It took a five-day drive across the country from Pittsburgh to Long Beach, but the LGBTQ Center’s new Executive Director Carlos Torres has begun his tenure and is getting acquainted with the community.
Serving as an introduction to the Long Beach community, Torres held a virtual conversation with drag queen and comedian Jewels, taking time to also engage with those tuned in.
The Thursday, April 22 conversation delved into Torres’ background, his vision as the LGBTQ Center moves forward and other developments.
Torres was named the new executive director in late February after a nationwide search following the Center’s decision to not renew former director Porter Gilbert’s contract.
See Related: UPDATE: The LGBTQ Center will not renew employment contract for Executive Director Porter Gilberg
Before coming to Long Beach, Torres was the interim director at the Persad Center, an outpatient mental health facility created to meet the needs of the LGBTQ community in Pittsburgh, Pennsylvania.
Torres has a vision for how the Center will continue operating health services.
“[They] will continue to go strong,” Torres said. “We are working to enhance the services that we provide to the community. We are working on a vaccination clinic for our community, related to COVID-19, we’re working on a PrEP clinic.”
Torres also noted that the Center is working on providing primary care for transgender people.
“We have a program right now making sure that trans individuals have the accurate information about sexual health,” Torres said. “And they have access to resources needed to protect themselves going forward.”
The program also connects transgender people to other resources such as housing, employment, food and transportation.
For the first time, the Center has a director of development, Myron Day, who has a history of helping organizations diversify fundraising efforts and resources.
As a result, a few events are being planned including QFilms, the possible return of the Black and White Ball, Pride events and an AIDS walk.
Torres announced that the plan is to have QFilms in person this year, with a virtual and drive-in component.
“I wish I could take credit for Myron being part of our team,” Torres said. “But I’m certainly grateful that they’re a part of our team.”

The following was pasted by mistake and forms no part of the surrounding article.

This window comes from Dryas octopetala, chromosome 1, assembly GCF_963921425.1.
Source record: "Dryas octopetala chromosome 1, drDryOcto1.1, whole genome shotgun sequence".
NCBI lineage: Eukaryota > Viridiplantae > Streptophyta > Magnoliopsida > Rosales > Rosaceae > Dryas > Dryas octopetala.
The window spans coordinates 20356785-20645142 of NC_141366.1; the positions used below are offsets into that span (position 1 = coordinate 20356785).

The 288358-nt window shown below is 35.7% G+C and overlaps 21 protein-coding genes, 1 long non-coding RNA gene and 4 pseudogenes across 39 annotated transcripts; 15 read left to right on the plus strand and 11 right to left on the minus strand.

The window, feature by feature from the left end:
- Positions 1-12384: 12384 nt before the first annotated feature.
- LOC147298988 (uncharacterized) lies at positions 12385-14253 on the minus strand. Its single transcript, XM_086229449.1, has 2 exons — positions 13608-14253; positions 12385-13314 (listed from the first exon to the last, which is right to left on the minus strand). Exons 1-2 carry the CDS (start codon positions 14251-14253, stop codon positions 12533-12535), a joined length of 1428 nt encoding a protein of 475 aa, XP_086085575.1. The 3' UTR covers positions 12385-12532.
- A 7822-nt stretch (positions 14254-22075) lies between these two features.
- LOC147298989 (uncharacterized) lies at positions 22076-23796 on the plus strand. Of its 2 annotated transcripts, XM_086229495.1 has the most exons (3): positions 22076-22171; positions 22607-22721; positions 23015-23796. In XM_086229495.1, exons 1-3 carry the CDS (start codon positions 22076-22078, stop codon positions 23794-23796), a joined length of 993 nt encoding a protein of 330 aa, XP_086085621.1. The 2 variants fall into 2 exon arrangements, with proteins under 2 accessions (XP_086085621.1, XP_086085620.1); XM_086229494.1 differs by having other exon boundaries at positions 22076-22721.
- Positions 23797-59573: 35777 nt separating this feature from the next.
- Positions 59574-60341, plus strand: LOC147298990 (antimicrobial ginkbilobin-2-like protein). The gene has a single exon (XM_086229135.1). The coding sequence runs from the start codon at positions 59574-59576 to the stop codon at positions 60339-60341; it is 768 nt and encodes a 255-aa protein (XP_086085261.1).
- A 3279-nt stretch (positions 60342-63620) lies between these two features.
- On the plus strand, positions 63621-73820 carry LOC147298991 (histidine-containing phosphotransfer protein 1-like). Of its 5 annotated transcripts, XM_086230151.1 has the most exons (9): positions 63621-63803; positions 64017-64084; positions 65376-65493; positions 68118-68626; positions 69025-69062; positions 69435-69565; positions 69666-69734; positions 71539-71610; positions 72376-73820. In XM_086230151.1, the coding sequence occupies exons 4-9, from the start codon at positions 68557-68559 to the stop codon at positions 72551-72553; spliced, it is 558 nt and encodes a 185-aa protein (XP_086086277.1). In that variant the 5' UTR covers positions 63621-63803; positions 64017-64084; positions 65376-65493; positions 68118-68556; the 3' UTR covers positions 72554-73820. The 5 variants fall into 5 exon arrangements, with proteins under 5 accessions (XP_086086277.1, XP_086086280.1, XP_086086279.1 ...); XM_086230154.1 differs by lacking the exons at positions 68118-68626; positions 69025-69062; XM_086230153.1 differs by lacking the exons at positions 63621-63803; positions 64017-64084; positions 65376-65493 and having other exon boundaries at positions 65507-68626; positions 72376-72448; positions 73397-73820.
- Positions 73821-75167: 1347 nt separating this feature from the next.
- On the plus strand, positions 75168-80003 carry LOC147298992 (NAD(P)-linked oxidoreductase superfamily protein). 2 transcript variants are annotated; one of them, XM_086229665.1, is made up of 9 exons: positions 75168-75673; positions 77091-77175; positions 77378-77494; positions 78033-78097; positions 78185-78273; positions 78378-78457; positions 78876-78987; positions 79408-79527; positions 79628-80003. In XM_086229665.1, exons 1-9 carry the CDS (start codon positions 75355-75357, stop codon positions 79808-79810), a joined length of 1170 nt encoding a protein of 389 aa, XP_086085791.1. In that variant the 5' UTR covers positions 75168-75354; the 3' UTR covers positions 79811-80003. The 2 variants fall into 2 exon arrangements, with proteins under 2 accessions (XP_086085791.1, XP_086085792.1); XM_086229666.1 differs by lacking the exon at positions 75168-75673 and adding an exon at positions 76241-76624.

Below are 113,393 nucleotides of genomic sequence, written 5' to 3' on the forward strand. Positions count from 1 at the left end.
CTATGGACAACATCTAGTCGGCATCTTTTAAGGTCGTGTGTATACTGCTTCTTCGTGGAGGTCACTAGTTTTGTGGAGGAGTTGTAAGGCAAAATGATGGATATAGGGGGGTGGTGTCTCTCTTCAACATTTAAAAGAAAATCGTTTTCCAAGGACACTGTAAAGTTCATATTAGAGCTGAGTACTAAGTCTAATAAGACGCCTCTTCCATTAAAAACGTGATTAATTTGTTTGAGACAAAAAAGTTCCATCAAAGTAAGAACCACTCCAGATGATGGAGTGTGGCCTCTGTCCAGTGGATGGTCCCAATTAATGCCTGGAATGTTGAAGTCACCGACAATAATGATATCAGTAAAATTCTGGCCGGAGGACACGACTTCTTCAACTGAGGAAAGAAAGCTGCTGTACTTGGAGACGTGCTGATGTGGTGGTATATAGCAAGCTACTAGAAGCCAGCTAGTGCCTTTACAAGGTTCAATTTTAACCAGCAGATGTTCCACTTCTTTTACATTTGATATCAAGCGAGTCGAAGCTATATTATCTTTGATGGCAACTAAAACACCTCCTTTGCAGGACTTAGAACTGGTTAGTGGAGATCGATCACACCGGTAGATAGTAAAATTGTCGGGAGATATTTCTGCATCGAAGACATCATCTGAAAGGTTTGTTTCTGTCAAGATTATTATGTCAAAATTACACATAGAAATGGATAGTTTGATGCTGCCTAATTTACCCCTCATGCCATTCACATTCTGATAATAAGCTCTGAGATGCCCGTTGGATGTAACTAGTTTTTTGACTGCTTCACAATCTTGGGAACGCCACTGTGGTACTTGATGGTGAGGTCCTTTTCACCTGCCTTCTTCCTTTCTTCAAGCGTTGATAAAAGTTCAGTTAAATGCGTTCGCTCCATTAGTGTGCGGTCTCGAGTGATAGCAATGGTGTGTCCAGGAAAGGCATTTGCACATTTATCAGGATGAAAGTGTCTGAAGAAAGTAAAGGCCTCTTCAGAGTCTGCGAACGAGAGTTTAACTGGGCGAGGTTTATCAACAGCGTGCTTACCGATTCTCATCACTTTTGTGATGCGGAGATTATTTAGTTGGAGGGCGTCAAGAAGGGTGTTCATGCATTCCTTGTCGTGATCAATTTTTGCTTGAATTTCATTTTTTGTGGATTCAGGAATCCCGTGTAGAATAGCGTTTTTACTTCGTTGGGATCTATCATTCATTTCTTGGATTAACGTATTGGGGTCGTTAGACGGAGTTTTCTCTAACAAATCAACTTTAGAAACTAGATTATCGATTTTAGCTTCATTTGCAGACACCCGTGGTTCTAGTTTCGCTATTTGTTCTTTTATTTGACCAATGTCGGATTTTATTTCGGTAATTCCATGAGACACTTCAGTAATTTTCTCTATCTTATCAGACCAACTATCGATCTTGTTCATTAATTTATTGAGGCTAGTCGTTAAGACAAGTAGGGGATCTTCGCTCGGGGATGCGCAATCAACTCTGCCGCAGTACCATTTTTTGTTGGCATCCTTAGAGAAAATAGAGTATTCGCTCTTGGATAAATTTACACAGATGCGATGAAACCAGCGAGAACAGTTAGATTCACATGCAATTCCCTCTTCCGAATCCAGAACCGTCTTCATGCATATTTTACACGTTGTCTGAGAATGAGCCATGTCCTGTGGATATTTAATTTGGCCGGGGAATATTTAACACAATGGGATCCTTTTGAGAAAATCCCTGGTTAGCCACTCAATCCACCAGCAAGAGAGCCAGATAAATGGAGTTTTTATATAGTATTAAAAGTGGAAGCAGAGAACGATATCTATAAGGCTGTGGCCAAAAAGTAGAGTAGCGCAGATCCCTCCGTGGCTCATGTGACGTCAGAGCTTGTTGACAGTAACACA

Torres also noted plans to find a new home for the ever-expanding programs and services of the LGBTQ Center. More information on this development will be forthcoming.
Engaging with the community present for the virtual event, Torres answered some of the audience’s most pressing questions, including where Torres saw the Center in the next few years.
“I envision the Center in a beautiful new space where we can house all of our services,” Torres said. “Services for youth and families, services for our older adults, services for people seeking mental health, services for people seeking primary care. We’re dreaming big.”
The Center has a five-year strategic plan and Torres hopes to double the annual income from $2 million to $4 million, although he did not address how during the event.
Torres, who hails from Puerto Rico, also addressed what his role and the organization’s role would be in supporting staff members of color.
Last year, former employees wrote an open letter to the Center’s board detailing a “hostile workplace and a culture of misogyny against Black and non-white women of color” by former director Gilbert.
See related: Former employees pen open letter alleging a history of hostile workplace behavior at the LGBTQ Center of Long Beach
“As a person who is of Latino descent, the issue of equity and inclusion is very important to me,” Torres said. “It is important for me that our staff know on a daily basis that they’re appreciated, that they are compensated properly for the work that they do and that they are recognized for their efforts.”
The new executive director also answered questions about how the Center will be more welcoming and inclusive of Black, Latinx, Indigenous and the Asian American and Pacific Islander communities. The Center, he said, should be a “beacon of hope.”
“I’m being purposeful about those actions,” Torres said.“Making sure that the people on staff right now and the people that will be on staff tomorrow and the day after are reflective of the communities we serve.”